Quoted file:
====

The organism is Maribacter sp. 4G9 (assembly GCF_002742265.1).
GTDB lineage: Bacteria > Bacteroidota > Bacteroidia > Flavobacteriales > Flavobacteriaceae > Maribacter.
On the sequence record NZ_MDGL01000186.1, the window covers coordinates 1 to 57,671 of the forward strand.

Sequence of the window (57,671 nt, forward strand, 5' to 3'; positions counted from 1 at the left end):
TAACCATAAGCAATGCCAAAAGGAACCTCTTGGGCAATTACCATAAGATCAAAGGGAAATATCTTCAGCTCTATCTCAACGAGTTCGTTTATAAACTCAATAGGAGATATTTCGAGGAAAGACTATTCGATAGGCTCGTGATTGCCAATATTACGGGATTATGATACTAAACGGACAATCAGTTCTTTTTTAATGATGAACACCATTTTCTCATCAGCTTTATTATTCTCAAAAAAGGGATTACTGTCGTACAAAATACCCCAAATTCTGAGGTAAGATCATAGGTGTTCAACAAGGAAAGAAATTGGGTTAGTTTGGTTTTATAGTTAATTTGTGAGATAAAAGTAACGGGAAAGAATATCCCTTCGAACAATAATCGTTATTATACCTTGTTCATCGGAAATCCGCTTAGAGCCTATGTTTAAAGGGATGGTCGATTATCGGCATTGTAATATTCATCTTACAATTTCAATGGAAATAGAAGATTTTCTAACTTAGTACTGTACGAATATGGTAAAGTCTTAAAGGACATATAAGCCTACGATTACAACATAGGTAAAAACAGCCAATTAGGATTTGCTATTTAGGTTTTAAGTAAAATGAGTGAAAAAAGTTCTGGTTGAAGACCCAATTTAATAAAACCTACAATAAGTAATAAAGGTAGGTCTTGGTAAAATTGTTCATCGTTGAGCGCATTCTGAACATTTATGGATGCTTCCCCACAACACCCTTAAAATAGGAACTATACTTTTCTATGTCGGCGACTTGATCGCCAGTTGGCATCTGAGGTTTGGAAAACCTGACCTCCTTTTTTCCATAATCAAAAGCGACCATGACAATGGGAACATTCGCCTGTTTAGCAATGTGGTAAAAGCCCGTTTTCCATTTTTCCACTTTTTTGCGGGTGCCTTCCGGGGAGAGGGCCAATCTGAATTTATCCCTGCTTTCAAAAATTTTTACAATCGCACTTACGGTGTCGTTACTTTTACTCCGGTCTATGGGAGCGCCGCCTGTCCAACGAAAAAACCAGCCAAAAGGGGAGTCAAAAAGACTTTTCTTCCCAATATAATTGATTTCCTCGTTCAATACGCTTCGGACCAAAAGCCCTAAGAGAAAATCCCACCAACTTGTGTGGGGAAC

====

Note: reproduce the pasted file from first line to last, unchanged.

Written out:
The organism is Maribacter sp. 4G9 (assembly GCF_002742265.1).
GTDB lineage: Bacteria > Bacteroidota > Bacteroidia > Flavobacteriales > Flavobacteriaceae > Maribacter.
On the sequence record NZ_MDGL01000186.1, the window covers coordinates 1 to 57,671 of the forward strand.

Sequence of the window (57,671 nt, forward strand, 5' to 3'; positions counted from 1 at the left end):
TAACCATAAGCAATGCCAAAAGGAACCTCTTGGGCAATTACCATAAGATCAAAGGGAAATATCTTCAGCTCTATCTCAACGAGTTCGTTTATAAACTCAATAGGAGATATTTCGAGGAAAGACTATTCGATAGGCTCGTGATTGCCAATATTACGGGATTATGATACTAAACGGACAATCAGTTCTTTTTTAATGATGAACACCATTTTCTCATCAGCTTTATTATTCTCAAAAAAGGGATTACTGTCGTACAAAATACCCCAAATTCTGAGGTAAGATCATAGGTGTTCAACAAGGAAAGAAATTGGGTTAGTTTGGTTTTATAGTTAATTTGTGAGATAAAAGTAACGGGAAAGAATATCCCTTCGAACAATAATCGTTATTATACCTTGTTCATCGGAAATCCGCTTAGAGCCTATGTTTAAAGGGATGGTCGATTATCGGCATTGTAATATTCATCTTACAATTTCAATGGAAATAGAAGATTTTCTAACTTAGTACTGTACGAATATGGTAAAGTCTTAAAGGACATATAAGCCTACGATTACAACATAGGTAAAAACAGCCAATTAGGATTTGCTATTTAGGTTTTAAGTAAAATGAGTGAAAAAAGTTCTGGTTGAAGACCCAATTTAATAAAACCTACAATAAGTAATAAAGGTAGGTCTTGGTAAAATTGTTCATCGTTGAGCGCATTCTGAACATTTATGGATGCTTCCCCACAACACCCTTAAAATAGGAACTATACTTTTCTATGTCGGCGACTTGATCGCCAGTTGGCATCTGAGGTTTGGAAAACCTGACCTCCTTTTTTCCATAATCAAAAGCGACCATGACAATGGGAACATTCGCCTGTTTAGCAATGTGGTAAAAGCCCGTTTTCCATTTTTCCACTTTTTTGCGGGTGCCTTCCGGGGAGAGGGCCAATCTGAATTTATCCCTGCTTTCAAAAATTTTTACAATCGCACTTACGGTGTCGTTACTTTTACTCCGGTCTATGGGAGCGCCGCCTGTCCAACGAAAAAACCAGCCAAAAGGGGAGTCAAAAAGACTTTTCTTCCCAATATAATTGATTTCCTCGTTCAATACGCTTCGGACCAAAAGCCCTAAGAGAAAATCCCACCAACTTGTGTGGGGAAC